Objective: Low birth weight (LBW) is an independent risk factor of insulin resistance and type 2 diabetes. Recent studies suggest that mitochondrial dysfunction and impaired expression of genes involved in oxidative phosphorylation (OXPHOS) may play a key role in the pathogenesis of insulin resistance in aging and type 2 diabetes. The aim of this study was to determine whether LBW in humans is associated with mitochondrial dysfunction in skeletal muscle.
Methods: Mitochondrial capacity for ATP synthesis was assessed by (31)phosphorus magnetic resonance spectroscopy in forearm and leg muscles in 20 young, lean men with LBW and 26 matched controls. On a separate day, a hyperinsulinemic euglycemic clamp with excision of muscle biopsies and dual-energy x-ray absorptiometry scanning was performed. Muscle gene expression of selected OXPHOS genes was determined by quantitative real-time PCR.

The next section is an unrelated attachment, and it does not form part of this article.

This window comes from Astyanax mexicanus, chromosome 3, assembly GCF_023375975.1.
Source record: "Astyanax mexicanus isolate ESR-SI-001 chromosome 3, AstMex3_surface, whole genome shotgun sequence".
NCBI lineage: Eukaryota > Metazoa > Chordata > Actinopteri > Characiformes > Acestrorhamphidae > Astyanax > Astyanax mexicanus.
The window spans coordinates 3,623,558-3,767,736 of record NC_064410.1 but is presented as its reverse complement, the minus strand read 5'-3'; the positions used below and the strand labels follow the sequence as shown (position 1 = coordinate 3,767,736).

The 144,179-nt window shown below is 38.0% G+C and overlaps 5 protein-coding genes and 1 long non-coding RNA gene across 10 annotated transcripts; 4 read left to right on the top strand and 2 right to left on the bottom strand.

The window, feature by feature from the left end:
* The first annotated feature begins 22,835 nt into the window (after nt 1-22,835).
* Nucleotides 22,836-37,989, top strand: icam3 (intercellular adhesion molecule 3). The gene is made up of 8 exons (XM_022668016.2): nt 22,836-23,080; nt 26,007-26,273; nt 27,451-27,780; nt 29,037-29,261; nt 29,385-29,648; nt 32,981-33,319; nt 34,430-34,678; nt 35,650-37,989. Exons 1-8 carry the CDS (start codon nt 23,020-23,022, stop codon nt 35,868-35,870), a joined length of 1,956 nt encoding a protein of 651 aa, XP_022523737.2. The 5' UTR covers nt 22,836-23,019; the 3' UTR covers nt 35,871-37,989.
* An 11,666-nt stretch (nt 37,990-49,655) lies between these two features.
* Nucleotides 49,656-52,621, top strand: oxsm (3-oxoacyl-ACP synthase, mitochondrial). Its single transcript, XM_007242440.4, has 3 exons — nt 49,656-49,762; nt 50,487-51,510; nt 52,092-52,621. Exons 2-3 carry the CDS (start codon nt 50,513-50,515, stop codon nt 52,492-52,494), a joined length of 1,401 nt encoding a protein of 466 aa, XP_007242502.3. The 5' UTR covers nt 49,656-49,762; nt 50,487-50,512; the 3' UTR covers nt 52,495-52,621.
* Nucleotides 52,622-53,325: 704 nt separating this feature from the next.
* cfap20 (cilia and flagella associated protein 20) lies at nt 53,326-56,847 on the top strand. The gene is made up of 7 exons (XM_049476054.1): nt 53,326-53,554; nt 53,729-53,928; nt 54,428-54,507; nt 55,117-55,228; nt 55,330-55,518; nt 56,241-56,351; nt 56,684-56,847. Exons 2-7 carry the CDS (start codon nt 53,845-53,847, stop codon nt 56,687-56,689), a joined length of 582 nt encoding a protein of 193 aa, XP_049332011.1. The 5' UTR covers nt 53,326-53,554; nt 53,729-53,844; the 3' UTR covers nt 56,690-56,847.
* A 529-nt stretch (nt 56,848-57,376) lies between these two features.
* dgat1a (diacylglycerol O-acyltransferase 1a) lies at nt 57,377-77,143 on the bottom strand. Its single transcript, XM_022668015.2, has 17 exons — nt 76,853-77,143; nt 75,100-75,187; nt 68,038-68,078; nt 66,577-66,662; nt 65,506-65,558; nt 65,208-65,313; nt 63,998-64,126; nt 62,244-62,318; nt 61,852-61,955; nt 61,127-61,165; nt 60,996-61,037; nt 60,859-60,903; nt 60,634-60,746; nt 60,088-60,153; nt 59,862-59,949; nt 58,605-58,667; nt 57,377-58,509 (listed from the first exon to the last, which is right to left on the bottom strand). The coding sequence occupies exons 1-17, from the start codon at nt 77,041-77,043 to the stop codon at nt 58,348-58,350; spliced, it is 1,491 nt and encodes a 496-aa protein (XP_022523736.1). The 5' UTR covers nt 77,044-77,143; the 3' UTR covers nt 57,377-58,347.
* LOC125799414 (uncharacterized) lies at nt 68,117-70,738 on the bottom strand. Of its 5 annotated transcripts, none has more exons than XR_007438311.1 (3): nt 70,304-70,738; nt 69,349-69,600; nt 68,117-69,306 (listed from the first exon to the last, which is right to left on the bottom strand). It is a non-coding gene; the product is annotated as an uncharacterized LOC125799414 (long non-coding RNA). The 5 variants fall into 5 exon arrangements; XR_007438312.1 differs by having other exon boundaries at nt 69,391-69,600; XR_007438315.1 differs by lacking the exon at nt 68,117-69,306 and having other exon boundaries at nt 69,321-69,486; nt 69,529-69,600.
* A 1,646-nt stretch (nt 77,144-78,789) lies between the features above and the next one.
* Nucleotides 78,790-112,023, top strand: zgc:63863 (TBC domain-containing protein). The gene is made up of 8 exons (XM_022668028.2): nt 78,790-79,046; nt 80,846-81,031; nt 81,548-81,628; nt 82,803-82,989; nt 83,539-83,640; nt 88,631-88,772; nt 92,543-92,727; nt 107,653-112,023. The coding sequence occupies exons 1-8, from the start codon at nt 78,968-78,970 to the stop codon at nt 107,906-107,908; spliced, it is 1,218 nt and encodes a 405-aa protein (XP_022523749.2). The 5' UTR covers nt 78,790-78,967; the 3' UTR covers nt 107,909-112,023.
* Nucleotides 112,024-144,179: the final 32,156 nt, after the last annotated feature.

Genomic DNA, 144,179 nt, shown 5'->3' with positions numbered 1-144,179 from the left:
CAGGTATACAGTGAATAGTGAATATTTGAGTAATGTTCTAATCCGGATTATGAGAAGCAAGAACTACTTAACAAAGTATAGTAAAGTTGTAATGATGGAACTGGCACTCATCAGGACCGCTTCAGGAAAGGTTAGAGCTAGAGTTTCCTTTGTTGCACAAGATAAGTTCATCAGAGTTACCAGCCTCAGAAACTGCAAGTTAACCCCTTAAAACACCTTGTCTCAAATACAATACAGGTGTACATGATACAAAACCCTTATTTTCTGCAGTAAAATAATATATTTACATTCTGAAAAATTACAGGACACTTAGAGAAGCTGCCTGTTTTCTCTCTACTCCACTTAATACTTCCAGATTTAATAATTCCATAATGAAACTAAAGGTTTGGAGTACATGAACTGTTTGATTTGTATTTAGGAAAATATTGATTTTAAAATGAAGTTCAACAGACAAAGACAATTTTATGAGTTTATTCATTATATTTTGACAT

Results: The LBW subjects displayed a variety of metabolic and prediabetic abnormalities, including elevated fasting blood glucose and plasma insulin levels, reduced insulin-stimulated glycolytic flux, and hepatic insulin resistance. Nevertheless, in vivo mitochondrial function was normal in LBW subjects, as was the expression of OXPHOS genes.
Conclusions: These data support and expand previous findings of abnormal glucose metabolism in young men with LBW. In addition, we found that the young, healthy men with LBW exhibited hepatic insulin resistance. However, the study does not support the hypothesis that muscle mitochondrial dysfunction per se is the underlying key metabolic defect that explains or precedes whole body insulin resistance in LBW subjects at risk for developing type 2 diabetes.